Minister Breached Rules in Overruling Inspector

Former DEFA Minister Geoffrey Boot’s refusal to overturn a planning decision was in breach of rules of procedural fairness.

First Deemster Andrew Corlett has order the decision be sent back to DEFA for reconsideration.

The planning application, which was submitted in 2018, was to convert the Liverpool Arms pub into a private house.

That application was refused by the planning committee, but when Heron & Brearley appealed, the matter was referred by the Cabinet Office to planning inspector, Michael Hurley. Mr Hurley advised that the Minister, then Mr Boot, should overturn the planning committee’s decision.

However, instead of doing this, H&B claimed that Mr Boot took advice from an external planning adviser, Kevin Gillespie and his Chief Executive Richard Lole. The decision ruling says that the brewery claimed that ‘Mr Gillespie expressed an opinion which was unfavourable to H&B’s appeal and about which H&B ought to have been but were not given the opportunity to comment’.

Deemster Corlett ultimately agreed and ruled that the decision was ‘unsustainable and unreasonable’.

Gut Feeling

Mr Hurley’s report said that ‘on the balance of probability, the building is now redundant as a pub, and has no realistic prospect of being restored to commercial viability in that use’. As such, he recommended that the refusal be overturned and the appeal granted.

However, when this report was delivered to the Cabinet Office, it was passed onto a civil servant at DEFA who, instead of sending it to Mr Boot, sent it on to Kevin Gillespie. Mr Gillespie had been appointed to provide ‘advice on planning matters to be determined by the Minister’.

Mr Gillespie then wrote to Mr Lole and Mr Boot’s executive assistant that while he agreed with Mr Hurley, his ‘gut feeling is that this decision could be used again and again by Heron Brearley (or any other public house owner) as the ‘precedent’ for similar applications to come forward of which I suspect there could be many’.

He added: ‘This decision in effect establishes the framework and arguments for Heron and Brearley (or any other public house owner) to utilise in any subsequent application and therefore it may ultimately see the loss of the ‘public house’ to large parts of the Island. This is of course my own observation and as I say gut feeling but I thought I should at least raise this with you.’

No Notes Taken

Mr Boot told the court that he did have a Microsoft Teams conference with Mr Gillespie on May 27 2021 but that no notes were take by either side.

The former Glenfaba and Peel MHK said: ‘cannot recollect the detail of the conversation but I was, having considered the papers sent to me, minded to refuse the Claimant’s application for the three main reasons eventually articulated in the decision letter issued on 28 June 2021.’

Mr Boot also said that he hadn’t seen the papers until the court case and was ‘unaware that Mr Gillespie had set out the view he did in his email to the Department’s Chief Executive’.

Deemster Corlett said he found ‘on the balance of probabilities’ that Mr Boot was influenced by Mr Gillespie’s ‘gut feeling’ that the granting of the application could later be used as a precedent for other pubs around the island.

Deemster Corlett added: ‘The Minister may not have seen the email from Mr Gillespie to Mr Lole of 5 May 2021, but he does say in his witness statement that Mr Gillespie’s views may well have been discussed by Mr Lole and him before the Minister discussed the matter with Mr Gillespie. It is also noteworthy that the Minister was concerned “about the policy and community issues that could be presented by closure of public houses per se” and expressed his need to be “absolutely satisfied as to the evidence base” before allowing a change of use.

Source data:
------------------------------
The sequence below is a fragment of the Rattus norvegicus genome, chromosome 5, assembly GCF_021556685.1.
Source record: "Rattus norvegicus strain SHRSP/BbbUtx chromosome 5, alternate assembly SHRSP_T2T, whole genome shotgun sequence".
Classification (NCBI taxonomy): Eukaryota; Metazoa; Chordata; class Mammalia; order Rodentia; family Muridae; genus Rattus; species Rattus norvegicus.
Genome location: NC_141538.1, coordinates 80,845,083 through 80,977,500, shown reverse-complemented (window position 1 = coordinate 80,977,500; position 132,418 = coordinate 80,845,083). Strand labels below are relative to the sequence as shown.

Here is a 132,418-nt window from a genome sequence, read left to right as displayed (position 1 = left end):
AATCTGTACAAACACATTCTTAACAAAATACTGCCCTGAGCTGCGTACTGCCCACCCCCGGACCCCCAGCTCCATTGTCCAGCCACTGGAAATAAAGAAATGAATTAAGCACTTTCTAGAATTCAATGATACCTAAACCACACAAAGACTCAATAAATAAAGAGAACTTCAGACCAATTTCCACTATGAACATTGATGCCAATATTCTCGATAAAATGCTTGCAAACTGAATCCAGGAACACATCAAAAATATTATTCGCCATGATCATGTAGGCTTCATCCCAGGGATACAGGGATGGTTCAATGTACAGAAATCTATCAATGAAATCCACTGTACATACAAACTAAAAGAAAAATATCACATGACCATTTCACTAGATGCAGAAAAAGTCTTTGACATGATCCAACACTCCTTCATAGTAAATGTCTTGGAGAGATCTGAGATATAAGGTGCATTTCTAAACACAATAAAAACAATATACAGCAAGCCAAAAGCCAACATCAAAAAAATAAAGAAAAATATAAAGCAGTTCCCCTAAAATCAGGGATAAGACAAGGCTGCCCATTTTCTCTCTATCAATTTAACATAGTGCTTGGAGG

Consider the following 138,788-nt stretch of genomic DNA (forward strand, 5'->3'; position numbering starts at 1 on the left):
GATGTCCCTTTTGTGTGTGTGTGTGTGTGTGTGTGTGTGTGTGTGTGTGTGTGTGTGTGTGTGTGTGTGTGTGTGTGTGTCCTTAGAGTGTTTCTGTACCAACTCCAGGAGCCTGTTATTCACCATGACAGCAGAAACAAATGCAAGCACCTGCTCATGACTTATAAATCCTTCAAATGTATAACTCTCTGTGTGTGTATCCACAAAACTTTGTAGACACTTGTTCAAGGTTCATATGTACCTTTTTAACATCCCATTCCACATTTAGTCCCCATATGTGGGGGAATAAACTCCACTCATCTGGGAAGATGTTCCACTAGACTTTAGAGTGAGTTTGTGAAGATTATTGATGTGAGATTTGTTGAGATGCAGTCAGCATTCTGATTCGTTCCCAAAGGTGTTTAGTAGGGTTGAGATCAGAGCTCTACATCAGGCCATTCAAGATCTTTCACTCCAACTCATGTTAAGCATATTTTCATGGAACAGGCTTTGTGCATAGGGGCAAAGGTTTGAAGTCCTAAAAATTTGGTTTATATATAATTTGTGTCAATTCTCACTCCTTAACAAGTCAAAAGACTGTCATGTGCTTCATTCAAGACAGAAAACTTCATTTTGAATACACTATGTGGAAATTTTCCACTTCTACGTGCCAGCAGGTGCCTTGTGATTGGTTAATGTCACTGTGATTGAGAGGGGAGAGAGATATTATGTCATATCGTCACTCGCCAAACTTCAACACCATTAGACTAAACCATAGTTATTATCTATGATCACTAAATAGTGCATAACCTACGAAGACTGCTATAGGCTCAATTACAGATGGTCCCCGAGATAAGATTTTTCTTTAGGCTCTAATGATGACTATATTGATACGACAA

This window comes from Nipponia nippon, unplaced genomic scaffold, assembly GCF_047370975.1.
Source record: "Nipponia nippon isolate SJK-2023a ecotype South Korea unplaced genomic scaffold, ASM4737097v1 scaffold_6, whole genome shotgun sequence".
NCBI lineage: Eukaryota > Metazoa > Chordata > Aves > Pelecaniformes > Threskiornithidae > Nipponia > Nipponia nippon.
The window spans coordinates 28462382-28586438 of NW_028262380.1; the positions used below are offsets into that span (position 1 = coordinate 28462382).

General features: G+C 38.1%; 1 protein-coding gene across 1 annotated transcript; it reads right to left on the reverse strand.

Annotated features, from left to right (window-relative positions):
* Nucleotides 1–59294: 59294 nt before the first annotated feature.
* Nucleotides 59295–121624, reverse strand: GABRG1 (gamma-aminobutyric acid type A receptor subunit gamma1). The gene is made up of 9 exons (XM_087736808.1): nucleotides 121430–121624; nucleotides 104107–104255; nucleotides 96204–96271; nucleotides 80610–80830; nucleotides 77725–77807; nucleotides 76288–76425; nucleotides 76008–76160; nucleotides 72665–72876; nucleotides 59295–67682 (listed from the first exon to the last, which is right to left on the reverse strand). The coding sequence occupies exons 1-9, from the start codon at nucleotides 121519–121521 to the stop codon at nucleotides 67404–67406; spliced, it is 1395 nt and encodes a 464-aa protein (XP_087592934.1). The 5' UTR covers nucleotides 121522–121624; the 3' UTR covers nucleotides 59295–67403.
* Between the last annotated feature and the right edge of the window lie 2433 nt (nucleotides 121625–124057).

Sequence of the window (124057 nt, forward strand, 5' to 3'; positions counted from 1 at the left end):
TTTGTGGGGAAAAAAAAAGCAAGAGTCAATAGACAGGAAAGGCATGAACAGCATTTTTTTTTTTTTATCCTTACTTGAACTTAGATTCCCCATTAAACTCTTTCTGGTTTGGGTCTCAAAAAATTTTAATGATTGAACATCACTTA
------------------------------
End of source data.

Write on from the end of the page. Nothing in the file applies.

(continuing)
‘It is clear therefore that the Minister was taking into account an irrelevant matter, namely the alleged wider ramifications of a change of use of this particular pub, in circumstances where this was simply not an issue which had been raised at the Inspector’s inquiry but was only raised by Mr Gillespie.’


However, Deemster Corlett also had to consider whether or not Mr Boot was entitled to depart from the Inspector’s recommendations.

Having come to the conclusion that he indeed was, Deemster Corlett noted that when doing so, Mr Boot ‘was obliged to notify the parties (and especially H&B) that he was considering reaching a determination which was at odds with a finding of fact made by the Inspector and that he was obliged to give H&B the opportunity to make further representations’.

He added: ‘By failing to do so the Minister failed in his duty to observe the rules of procedural fairness. On this basis alone, his decision must be quashed.’

Deemster Corlett also considered Mr Boot’s reasons as being ‘inadequate’ and that his ‘assessment of the adequacy of the marketing of the property to be objectively flawed’.

He concluded by saying: ‘For the reasons set out above I find that the Minister’s decision dated 28 June 2021 was made in breach of the rules of procedural fairness and was “Wednesbury” unreasonable. To briefly recap, the Minster ought to have sought further representations on the factual issues of viability and redundancy; he failed to provide proper reasons for his decision in that he failed to engage in several respects with the reasoning of the Inspector such amounting to a breach of Article 13(3)(b) of the DPO 2019; he reached a decision which was unsustainable and unreasonable because he took into account irrelevant considerations and gave reasons which lacked sufficient relevance or weight.

‘There was no overriding relevant policy. In fact the Inspector’s decision accorded with planning policy. The appeal must now be remitted to the Department for reconsideration in light of this judgment.’